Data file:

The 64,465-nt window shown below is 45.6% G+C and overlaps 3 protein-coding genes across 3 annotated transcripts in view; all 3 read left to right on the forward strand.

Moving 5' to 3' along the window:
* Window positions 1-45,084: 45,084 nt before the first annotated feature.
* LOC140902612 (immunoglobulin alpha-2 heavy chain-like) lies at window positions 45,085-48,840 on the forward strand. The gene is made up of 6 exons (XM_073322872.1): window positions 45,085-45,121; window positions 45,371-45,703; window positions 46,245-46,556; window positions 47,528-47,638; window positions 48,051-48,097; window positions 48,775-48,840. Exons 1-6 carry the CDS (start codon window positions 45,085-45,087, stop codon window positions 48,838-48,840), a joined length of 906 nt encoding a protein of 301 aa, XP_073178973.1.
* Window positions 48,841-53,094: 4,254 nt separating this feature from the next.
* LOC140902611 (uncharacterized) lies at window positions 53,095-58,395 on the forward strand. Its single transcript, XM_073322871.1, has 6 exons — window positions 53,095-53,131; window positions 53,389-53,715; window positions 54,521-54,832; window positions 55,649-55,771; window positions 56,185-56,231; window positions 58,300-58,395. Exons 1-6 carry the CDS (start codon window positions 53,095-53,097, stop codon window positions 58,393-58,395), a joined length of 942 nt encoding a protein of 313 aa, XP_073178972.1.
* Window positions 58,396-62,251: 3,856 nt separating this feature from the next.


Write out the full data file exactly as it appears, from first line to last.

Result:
The 64,465-nt window shown below is 45.6% G+C and overlaps 3 protein-coding genes across 3 annotated transcripts in view; all 3 read left to right on the forward strand.

Moving 5' to 3' along the window:
* Window positions 1-45,084: 45,084 nt before the first annotated feature.
* LOC140902612 (immunoglobulin alpha-2 heavy chain-like) lies at window positions 45,085-48,840 on the forward strand. The gene is made up of 6 exons (XM_073322872.1): window positions 45,085-45,121; window positions 45,371-45,703; window positions 46,245-46,556; window positions 47,528-47,638; window positions 48,051-48,097; window positions 48,775-48,840. Exons 1-6 carry the CDS (start codon window positions 45,085-45,087, stop codon window positions 48,838-48,840), a joined length of 906 nt encoding a protein of 301 aa, XP_073178973.1.
* Window positions 48,841-53,094: 4,254 nt separating this feature from the next.
* LOC140902611 (uncharacterized) lies at window positions 53,095-58,395 on the forward strand. Its single transcript, XM_073322871.1, has 6 exons — window positions 53,095-53,131; window positions 53,389-53,715; window positions 54,521-54,832; window positions 55,649-55,771; window positions 56,185-56,231; window positions 58,300-58,395. Exons 1-6 carry the CDS (start codon window positions 53,095-53,097, stop codon window positions 58,393-58,395), a joined length of 942 nt encoding a protein of 313 aa, XP_073178972.1.
* Window positions 58,396-62,251: 3,856 nt separating this feature from the next.